Some good news for landlords on gas safety: Trecarrell House Limited v Patricia Rouncefield
On the 18 June 2020, the Court of Appeal handed down the long awaited judgment in the case of Trecarrell House Limited v Patricia Rouncefield  EWCA Civ 760. In a two-to-one majority, the Court of Appeal have allowed the appeal of the landlord, Trecarrell House Limited, and held that where a landlord has failed to provide an assured shorthold tenant with a gas safety record (GSR) prior to occupation, it is not precluded from serving a section 21 notice.
The decision by the Court of Appeal, although not unanimous, is an important one, particularly for landlords. It dealt with two main points:
Primarily, the decision overrules the previously understood position (and relevant case law including Caridon Property Limited v Shooltz) that where a GSR is not provided to a tenant prior to occupation of the property, the landlord is precluded from ever serving a section 21 notice; the effect of this being that the landlord might only recover possession if one of the Schedule 2 grounds for possession could be made out. Following the judgment in Trecarrell, a failure to provide the GSR at the outset can be remedied at a later date, provided that there was a valid GSR when the tenancy began and this is provided to the tenant before a section 21 notice is served,
Secondly, it was held that, even in the event a landlord fails to carry out subsequent gas safety checks within the 12 month timeframe required by Gas Safety (Installation and Use) Regulations 1998, it can comply by providing the existing tenant with a GSR made outside the 12 month window. In Trecarrell, there was a disputed issue regarding the date of service and the matter has been remitted to the County Court for determination of this point before the final determination of the appeal.
For the purposes of this article, we will not be focusing on the second point in relation to time frames and the Regulations, but if you would like further advice on this please do get in touch.
Decision of Patten LJ and King LJ in relation to the service of the section 21 notice
In his leading judgment, Lord Justice Patten held that 'Although the point is not straightforward...' he was not persuaded that the purpose of the prescribed requirements of Section 21A of the Housing Act 1988 was to prevent a landlord from ever serving a section 21 notice in the event that a GSR was not properly served prior to the occupation of the tenant. Both Lord Justice Patten and Lady Justice King held that such failure to serve the GSR could be remedied, provided the GSR is served prior to the service of the section 21 notice.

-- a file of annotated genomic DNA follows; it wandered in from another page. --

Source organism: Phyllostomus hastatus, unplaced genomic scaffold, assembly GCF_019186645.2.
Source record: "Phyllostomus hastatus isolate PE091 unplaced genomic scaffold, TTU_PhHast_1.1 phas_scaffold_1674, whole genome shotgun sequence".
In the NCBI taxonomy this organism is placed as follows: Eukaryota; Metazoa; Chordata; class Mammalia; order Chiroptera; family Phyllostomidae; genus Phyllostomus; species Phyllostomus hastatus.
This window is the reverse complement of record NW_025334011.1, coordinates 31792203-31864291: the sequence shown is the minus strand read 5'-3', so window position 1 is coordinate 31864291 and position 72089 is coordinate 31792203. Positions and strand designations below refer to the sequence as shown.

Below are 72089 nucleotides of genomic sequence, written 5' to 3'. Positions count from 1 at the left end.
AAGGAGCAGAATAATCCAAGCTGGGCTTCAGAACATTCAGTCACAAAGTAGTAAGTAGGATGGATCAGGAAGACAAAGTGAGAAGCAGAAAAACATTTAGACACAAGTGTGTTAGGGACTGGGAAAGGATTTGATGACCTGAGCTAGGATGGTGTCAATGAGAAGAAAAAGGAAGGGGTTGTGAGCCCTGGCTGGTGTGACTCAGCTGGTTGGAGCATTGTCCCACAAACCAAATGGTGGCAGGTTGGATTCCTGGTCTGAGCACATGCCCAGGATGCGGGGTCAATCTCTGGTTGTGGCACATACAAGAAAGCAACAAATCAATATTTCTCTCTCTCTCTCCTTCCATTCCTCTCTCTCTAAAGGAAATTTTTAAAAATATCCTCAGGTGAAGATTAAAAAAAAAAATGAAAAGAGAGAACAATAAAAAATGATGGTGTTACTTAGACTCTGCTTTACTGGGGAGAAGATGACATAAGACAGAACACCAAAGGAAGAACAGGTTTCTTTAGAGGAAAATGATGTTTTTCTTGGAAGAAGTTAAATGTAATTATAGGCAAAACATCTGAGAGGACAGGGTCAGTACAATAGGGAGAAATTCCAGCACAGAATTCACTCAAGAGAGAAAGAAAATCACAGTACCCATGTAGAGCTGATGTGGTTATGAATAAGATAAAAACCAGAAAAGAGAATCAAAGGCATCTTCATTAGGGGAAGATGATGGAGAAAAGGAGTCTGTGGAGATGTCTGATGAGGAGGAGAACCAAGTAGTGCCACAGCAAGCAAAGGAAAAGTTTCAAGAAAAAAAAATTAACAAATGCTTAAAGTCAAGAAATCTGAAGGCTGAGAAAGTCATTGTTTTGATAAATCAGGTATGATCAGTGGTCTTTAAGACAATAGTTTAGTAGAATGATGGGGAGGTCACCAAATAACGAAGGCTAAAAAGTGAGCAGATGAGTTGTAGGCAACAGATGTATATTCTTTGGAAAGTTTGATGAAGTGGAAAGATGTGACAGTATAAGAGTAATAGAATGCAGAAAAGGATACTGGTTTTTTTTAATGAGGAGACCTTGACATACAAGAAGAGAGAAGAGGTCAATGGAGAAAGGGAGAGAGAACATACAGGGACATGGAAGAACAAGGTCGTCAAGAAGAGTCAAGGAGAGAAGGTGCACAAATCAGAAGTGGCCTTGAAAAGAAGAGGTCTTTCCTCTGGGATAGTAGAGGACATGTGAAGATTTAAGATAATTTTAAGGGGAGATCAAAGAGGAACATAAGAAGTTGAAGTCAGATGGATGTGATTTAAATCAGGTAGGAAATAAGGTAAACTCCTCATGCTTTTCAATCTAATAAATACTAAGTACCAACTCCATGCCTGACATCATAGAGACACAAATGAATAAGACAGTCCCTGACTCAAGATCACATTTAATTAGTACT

The majority judges, in considering the proper interpretation of regulation 2(2) of the Assured Shorthold Tenancy Notices and Prescribed Requirements (England) Regulations 2015, noted the disparity between the outcome of an 'administrative oversight' where a landlord fails to provide a GSR to a new tenant prior to occupation, and the position where a landlord fails to provide an existing tenant with a copy of the GSR following the annual safety inspection, if the reasoning in Caridon Property Limited v Shooltz were to be applied. It was held that such 'disparity of outcome' did not seem to 'fit with the legislative scheme as a whole'.
Despite the dissenting judgment provided by Lord Justice Molyan in relation to preclusion of service of the section 21 notice, this recent decision by the Court of the Appeal is likely to be warmly welcomed by landlords. It is positive to see that landlords will not be precluded from serving section 21 notices to assured shorthold tenants in circumstances where a GSR was not provided prior to occupation.
The importance of the GSR should not be understated as it contains vital information for the tenant and a landlord should of course fulfil its obligations under the 1998 Gas Safety (Installation and Use) Regulations: a failure to do so constitutes a criminal offence. However, as provided by Lord Justice Patten, section 21 of the Housing Act 1988 (whilst it continues to exist) is a key provision for landlords as they do not have to rely on and establish one of the grounds for possession set out in Schedule 2 of the Act in order to recover possession and it reassuring to know that this right is not lost in the event of an administrative error.